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Rep. John Culberson (R-TX)  (Source: spacenews.com)
The new bill would help NASA budget its funding over the long term

Two House Representatives are creating a NASA reform bill in an effort to help the agency with funding and long-term projects.
 
Rep. John Culberson (R-TX) and Rep. Frank Wolf (R-VA) have joined forces to propose the new NASA reform bill. The bill aims to help NASA budget its funding over longer periods of time and also eliminate the politics that affect long-term projects.
 
Money is a huge factor in determining what NASA can and cannot do. Last October, the space agency urged Congress to provide $850 million in full for commercial crew vehicle development after NASA's space shuttle fleet was retired. This was necessary so that the U.S. wouldn't have to depend on Russia for a flight to the International Space Station (ISS), which is expected to increase to about $63 million per set by 2015. 
 
The new bill wants to place funding on a multi-year cycle rather than just an annual cycle. This will allow NASA to budget its funding over a longer period of time, rather than have to beg for more money each year in order to finish a project. NASA will know exactly how much it has ahead of time, and will be able to allot the total amount more efficiently. 
 
Aside from money, politics has become an issue for NASA. The Obama administration ended the Constellation Program rather quickly after $10 billion had already been spent on what was meant to put the U.S. back into space after the retirement of the space shuttle fleet. 
 
The reform bill's attempt to not only create a fixed, long-term budget, but also appoint a NASA administrator to a 10-year term, will make NASA a well-oiled machine for a longer period of time and help progress the U.S.' space program without any intrusion from politics or begging to Congress. 
 

Source: Examiner



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RE: Real sad state of affairs
By inperfectdarkness on 8/15/2012 12:19:43 AM , Rating: 2
Agreed. When you look at defense spending as a function of GDP, defense spending is not out of line. Worse, each time the defense budget has been cut in the last 20 years, all the gains in savings have been almost immediately consumed by increases in entitlement spending (welfare, medicaid, etc).

If there is any "pork" in our budget, I'd suggest pointing fingers at the funding which is allocated towards the 100 million people in the US that collect some form of social-service money (food-stamps & medicaid top the list). Yes that's right kiddies, our budget problems are because 1/3rd of the population is getting handouts from the government--not because we have a department of defense.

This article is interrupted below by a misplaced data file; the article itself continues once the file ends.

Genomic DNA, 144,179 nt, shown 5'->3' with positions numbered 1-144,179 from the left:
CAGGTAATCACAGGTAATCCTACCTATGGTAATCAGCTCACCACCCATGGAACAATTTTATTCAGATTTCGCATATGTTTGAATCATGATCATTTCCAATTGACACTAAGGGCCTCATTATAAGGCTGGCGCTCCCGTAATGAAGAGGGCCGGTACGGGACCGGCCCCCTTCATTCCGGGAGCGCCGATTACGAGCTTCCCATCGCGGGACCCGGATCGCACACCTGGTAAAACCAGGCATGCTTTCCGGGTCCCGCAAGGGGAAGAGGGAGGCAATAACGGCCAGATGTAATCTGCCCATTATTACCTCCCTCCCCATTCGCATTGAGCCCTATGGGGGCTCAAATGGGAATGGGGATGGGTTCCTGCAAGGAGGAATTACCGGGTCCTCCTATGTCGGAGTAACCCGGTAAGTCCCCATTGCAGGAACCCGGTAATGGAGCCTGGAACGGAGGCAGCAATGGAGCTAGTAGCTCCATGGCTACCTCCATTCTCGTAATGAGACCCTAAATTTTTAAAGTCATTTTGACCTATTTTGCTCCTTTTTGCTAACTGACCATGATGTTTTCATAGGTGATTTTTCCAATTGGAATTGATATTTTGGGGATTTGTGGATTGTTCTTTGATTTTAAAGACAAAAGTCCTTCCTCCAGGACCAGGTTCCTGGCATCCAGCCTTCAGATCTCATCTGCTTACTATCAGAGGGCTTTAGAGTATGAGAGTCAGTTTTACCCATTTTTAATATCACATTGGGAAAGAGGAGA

RE: Real sad state of affairs
By Reclaimer77 on 8/15/2012 1:47:36 AM , Rating: 1
Exactly. There's only two reasons a Democrat would EVER discuss cutting federal spending:

1. He has a brain aneurism and isn't himself
2. He just wants to redistribute the "cut" money somewhere else more politically expedient.


RE: Real sad state of affairs
By OdinOrion on 8/15/2012 3:49:55 PM , Rating: 2
What happened during the GOP years under Bush II? What about Regan? Bush I?

Regan '82-'85 8.7% increase
Regan '86-'89 4.9% increase
Bush I '90-'93 5.4 % increase
Clinton '94-'97 3.2% increase
Clinton '98-01 3.9% increase
Bush II '02-'05 7.3% increase
Bush II '06-'09 8.1% increase
Obama '10-'13 1.4% increase.

Facts!!!! real important for an objective view. Who has spending issues??? Which party is that??? Stop spreading your slanted, ignorant, and absolutely incorrect bs.

Fact is the GOP spends far more and has had a long history of doing so. The GOP has no problem spending money we don't have, they just get mad when the Dems spend it in areas they don't approve.

Why don't you look to see how many increased spending measures Paul Ryan voted for? Conservatives, my rear end, they are a disgrace to their own platform.


RE: Real sad state of affairs
By RufusM on 8/15/2012 9:29:37 AM , Rating: 2
I agree with you on the handouts, but the DoD budget has plenty of pork in it as well. The DoD could go on a spending die and still maintain it's effectiveness. The US doesn't need to have the (very expensive) global presence we've had for the past 40 years.


RE: Real sad state of affairs
By RufusM on 8/15/2012 9:30:08 AM , Rating: 2
... spending diet...


RE: Real sad state of affairs
By MrBungle123 on 8/15/2012 11:16:31 AM , Rating: 2
I agree with you to an extent, I would let Europe at this point fend for itself. But with considerations like global trade, piracy, rogue states, etc. Having a global presence and military large enough to keep the peace is in our best interests even if it is expensive.


RE: Real sad state of affairs
By geddarkstorm on 8/15/2012 1:36:07 PM , Rating: 2
If we look at isolationism throughout history, it has always lead to disaster. Like it or not, we are the peace force of the world; the other nations have become used to that, they wouldn't know what to do.


RE: Real sad state of affairs
By Ammohunt on 8/15/2012 2:34:25 PM , Rating: 2
Defense spending is not just for the United States but countries like Canada, Iceland and others that are under our umbrella of protection.


RE: Real sad state of affairs
By OdinOrion on 8/15/2012 2:53:11 PM , Rating: 2
Current VP candidate got a "hand out". I wonder where he would be without it.


"What would I do? I'd shut it down and give the money back to the shareholders." -- Michael Dell, after being asked what to do with Apple Computer in 1997














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